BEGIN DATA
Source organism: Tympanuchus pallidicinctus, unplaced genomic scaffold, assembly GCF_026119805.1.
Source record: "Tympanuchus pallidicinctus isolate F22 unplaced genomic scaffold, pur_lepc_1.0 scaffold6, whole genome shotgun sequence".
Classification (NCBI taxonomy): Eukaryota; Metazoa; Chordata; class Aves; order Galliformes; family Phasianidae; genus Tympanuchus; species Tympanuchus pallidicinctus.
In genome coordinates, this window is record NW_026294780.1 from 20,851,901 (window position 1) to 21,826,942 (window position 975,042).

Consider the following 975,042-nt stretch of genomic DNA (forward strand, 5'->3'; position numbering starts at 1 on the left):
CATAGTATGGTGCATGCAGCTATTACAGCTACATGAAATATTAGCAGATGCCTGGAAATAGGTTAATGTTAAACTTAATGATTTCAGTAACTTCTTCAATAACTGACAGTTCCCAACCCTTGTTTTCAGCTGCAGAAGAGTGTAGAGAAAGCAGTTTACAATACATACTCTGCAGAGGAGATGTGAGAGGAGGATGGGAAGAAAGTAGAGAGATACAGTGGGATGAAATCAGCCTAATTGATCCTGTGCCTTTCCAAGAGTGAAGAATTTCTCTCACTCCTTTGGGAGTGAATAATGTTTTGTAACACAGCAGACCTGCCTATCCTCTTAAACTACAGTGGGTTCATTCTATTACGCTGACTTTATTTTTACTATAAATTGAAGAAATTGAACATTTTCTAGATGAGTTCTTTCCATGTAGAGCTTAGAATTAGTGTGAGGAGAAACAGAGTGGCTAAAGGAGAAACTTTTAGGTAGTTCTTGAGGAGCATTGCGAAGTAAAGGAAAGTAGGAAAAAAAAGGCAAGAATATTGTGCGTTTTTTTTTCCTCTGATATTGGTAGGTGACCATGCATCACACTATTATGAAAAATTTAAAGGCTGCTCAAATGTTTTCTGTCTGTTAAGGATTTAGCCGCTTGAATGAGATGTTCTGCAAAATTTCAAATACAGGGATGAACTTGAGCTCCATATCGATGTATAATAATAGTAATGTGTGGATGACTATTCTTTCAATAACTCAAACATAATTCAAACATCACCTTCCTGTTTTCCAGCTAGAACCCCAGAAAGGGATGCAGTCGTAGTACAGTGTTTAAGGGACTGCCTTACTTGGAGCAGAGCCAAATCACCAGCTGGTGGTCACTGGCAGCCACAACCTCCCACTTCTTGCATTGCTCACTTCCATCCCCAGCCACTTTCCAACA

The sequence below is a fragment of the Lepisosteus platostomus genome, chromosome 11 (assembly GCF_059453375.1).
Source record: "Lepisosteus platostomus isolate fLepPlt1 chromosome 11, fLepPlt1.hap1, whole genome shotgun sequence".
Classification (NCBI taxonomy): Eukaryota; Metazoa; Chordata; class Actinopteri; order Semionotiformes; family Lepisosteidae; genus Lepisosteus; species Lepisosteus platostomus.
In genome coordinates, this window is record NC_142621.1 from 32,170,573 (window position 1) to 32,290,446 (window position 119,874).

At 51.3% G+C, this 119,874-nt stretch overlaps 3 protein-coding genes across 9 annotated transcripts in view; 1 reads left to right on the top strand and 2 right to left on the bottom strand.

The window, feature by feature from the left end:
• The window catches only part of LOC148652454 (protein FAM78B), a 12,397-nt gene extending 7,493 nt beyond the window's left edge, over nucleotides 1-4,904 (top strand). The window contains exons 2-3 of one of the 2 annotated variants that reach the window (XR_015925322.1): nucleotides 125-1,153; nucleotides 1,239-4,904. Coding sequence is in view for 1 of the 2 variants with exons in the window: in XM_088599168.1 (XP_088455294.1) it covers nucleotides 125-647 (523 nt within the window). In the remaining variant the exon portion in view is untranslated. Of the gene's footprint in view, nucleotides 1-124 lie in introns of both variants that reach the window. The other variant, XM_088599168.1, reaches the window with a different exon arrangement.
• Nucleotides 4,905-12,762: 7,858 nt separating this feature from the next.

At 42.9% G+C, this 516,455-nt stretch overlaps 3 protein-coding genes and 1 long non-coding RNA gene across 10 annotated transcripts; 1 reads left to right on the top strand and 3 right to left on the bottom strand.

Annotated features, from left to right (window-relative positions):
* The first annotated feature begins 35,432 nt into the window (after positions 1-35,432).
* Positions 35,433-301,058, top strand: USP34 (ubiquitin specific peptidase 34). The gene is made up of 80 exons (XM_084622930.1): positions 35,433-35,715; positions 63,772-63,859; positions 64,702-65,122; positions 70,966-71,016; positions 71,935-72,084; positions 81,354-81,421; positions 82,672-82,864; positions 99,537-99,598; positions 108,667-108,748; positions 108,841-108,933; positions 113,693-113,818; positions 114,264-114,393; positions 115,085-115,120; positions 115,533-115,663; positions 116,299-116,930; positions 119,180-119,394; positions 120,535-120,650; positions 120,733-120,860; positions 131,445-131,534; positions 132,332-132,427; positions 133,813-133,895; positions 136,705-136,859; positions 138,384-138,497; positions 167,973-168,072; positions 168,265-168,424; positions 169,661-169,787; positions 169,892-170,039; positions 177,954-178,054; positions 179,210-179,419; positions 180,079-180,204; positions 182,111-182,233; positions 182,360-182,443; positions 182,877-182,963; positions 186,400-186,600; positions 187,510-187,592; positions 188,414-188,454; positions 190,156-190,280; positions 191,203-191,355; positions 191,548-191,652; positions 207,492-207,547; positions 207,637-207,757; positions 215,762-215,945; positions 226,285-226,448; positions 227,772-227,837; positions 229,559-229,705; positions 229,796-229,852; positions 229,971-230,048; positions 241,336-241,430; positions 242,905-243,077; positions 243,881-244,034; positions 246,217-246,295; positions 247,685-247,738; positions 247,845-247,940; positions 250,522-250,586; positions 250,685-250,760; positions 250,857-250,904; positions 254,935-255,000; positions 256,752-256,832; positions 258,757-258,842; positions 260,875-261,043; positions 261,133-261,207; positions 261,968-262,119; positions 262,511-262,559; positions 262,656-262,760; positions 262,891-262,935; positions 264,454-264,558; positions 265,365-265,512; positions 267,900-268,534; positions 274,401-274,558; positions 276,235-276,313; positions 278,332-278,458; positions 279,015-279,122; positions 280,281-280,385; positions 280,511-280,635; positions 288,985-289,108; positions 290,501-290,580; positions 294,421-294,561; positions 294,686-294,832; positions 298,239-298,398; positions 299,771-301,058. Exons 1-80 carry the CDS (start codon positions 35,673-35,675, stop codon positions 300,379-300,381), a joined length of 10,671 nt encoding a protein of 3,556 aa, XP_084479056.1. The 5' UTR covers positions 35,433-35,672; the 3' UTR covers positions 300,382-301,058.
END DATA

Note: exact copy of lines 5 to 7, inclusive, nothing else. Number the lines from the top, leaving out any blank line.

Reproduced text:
Consider the following 975,042-nt stretch of genomic DNA (forward strand, 5'->3'; position numbering starts at 1 on the left):
CATAGTATGGTGCATGCAGCTATTACAGCTACATGAAATATTAGCAGATGCCTGGAAATAGGTTAATGTTAAACTTAATGATTTCAGTAACTTCTTCAATAACTGACAGTTCCCAACCCTTGTTTTCAGCTGCAGAAGAGTGTAGAGAAAGCAGTTTACAATACATACTCTGCAGAGGAGATGTGAGAGGAGGATGGGAAGAAAGTAGAGAGATACAGTGGGATGAAATCAGCCTAATTGATCCTGTGCCTTTCCAAGAGTGAAGAATTTCTCTCACTCCTTTGGGAGTGAATAATGTTTTGTAACACAGCAGACCTGCCTATCCTCTTAAACTACAGTGGGTTCATTCTATTACGCTGACTTTATTTTTACTATAAATTGAAGAAATTGAACATTTTCTAGATGAGTTCTTTCCATGTAGAGCTTAGAATTAGTGTGAGGAGAAACAGAGTGGCTAAAGGAGAAACTTTTAGGTAGTTCTTGAGGAGCATTGCGAAGTAAAGGAAAGTAGGAAAAAAAAGGCAAGAATATTGTGCGTTTTTTTTTCCTCTGATATTGGTAGGTGACCATGCATCACACTATTATGAAAAATTTAAAGGCTGCTCAAATGTTTTCTGTCTGTTAAGGATTTAGCCGCTTGAATGAGATGTTCTGCAAAATTTCAAATACAGGGATGAACTTGAGCTCCATATCGATGTATAATAATAGTAATGTGTGGATGACTATTCTTTCAATAACTCAAACATAATTCAAACATCACCTTCCTGTTTTCCAGCTAGAACCCCAGAAAGGGATGCAGTCGTAGTACAGTGTTTAAGGGACTGCCTTACTTGGAGCAGAGCCAAATCACCAGCTGGTGGTCACTGGCAGCCACAACCTCCCACTTCTTGCATTGCTCACTTCCATCCCCAGCCACTTTCCAACA

The sequence below is a fragment of the Lepisosteus platostomus genome, chromosome 11 (assembly GCF_059453375.1).